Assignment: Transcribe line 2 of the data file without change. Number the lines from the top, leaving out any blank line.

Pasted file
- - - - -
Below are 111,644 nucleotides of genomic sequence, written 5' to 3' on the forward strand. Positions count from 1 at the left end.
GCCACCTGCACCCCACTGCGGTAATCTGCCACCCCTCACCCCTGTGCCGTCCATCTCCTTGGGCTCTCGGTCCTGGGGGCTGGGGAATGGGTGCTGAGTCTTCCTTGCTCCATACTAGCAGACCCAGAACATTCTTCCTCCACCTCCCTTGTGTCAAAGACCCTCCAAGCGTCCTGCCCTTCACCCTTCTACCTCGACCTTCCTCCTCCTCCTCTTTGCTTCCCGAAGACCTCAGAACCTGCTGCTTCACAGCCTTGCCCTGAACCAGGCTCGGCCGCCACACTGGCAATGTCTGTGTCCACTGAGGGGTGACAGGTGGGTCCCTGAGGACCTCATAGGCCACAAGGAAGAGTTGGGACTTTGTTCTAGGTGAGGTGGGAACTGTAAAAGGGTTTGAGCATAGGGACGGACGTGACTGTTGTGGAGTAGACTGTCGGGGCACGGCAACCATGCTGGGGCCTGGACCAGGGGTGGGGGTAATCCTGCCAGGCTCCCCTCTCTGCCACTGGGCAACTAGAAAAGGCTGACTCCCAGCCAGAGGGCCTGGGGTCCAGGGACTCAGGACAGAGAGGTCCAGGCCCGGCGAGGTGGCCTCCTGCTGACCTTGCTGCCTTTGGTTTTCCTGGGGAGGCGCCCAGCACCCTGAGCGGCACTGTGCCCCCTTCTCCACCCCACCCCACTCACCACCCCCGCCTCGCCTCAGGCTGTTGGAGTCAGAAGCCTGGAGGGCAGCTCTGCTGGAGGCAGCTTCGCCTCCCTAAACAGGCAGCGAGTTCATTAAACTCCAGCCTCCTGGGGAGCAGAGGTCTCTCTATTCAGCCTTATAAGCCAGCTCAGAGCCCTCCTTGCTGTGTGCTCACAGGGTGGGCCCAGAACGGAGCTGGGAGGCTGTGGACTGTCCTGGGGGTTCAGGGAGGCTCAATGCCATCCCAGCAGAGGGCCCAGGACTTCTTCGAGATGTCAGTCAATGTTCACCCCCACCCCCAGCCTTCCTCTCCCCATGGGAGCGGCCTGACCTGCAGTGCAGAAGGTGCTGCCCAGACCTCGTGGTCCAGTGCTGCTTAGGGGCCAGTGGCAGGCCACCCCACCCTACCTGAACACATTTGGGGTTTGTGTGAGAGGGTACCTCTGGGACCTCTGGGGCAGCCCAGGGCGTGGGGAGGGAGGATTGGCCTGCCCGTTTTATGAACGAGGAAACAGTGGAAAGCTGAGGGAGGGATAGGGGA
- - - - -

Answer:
GCCACCTGCACCCCACTGCGGTAATCTGCCACCCCTCACCCCTGTGCCGTCCATCTCCTTGGGCTCTCGGTCCTGGGGGCTGGGGAATGGGTGCTGAGTCTTCCTTGCTCCATACTAGCAGACCCAGAACATTCTTCCTCCACCTCCCTTGTGTCAAAGACCCTCCAAGCGTCCTGCCCTTCACCCTTCTACCTCGACCTTCCTCCTCCTCCTCTTTGCTTCCCGAAGACCTCAGAACCTGCTGCTTCACAGCCTTGCCCTGAACCAGGCTCGGCCGCCACACTGGCAATGTCTGTGTCCACTGAGGGGTGACAGGTGGGTCCCTGAGGACCTCATAGGCCACAAGGAAGAGTTGGGACTTTGTTCTAGGTGAGGTGGGAACTGTAAAAGGGTTTGAGCATAGGGACGGACGTGACTGTTGTGGAGTAGACTGTCGGGGCACGGCAACCATGCTGGGGCCTGGACCAGGGGTGGGGGTAATCCTGCCAGGCTCCCCTCTCTGCCACTGGGCAACTAGAAAAGGCTGACTCCCAGCCAGAGGGCCTGGGGTCCAGGGACTCAGGACAGAGAGGTCCAGGCCCGGCGAGGTGGCCTCCTGCTGACCTTGCTGCCTTTGGTTTTCCTGGGGAGGCGCCCAGCACCCTGAGCGGCACTGTGCCCCCTTCTCCACCCCACCCCACTCACCACCCCCGCCTCGCCTCAGGCTGTTGGAGTCAGAAGCCTGGAGGGCAGCTCTGCTGGAGGCAGCTTCGCCTCCCTAAACAGGCAGCGAGTTCATTAAACTCCAGCCTCCTGGGGAGCAGAGGTCTCTCTATTCAGCCTTATAAGCCAGCTCAGAGCCCTCCTTGCTGTGTGCTCACAGGGTGGGCCCAGAACGGAGCTGGGAGGCTGTGGACTGTCCTGGGGGTTCAGGGAGGCTCAATGCCATCCCAGCAGAGGGCCCAGGACTTCTTCGAGATGTCAGTCAATGTTCACCCCCACCCCCAGCCTTCCTCTCCCCATGGGAGCGGCCTGACCTGCAGTGCAGAAGGTGCTGCCCAGACCTCGTGGTCCAGTGCTGCTTAGGGGCCAGTGGCAGGCCACCCCACCCTACCTGAACACATTTGGGGTTTGTGTGAGAGGGTACCTCTGGGACCTCTGGGGCAGCCCAGGGCGTGGGGAGGGAGGATTGGCCTGCCCGTTTTATGAACGAGGAAACAGTGGAAAGCTGAGGGAGGGATAGGGGA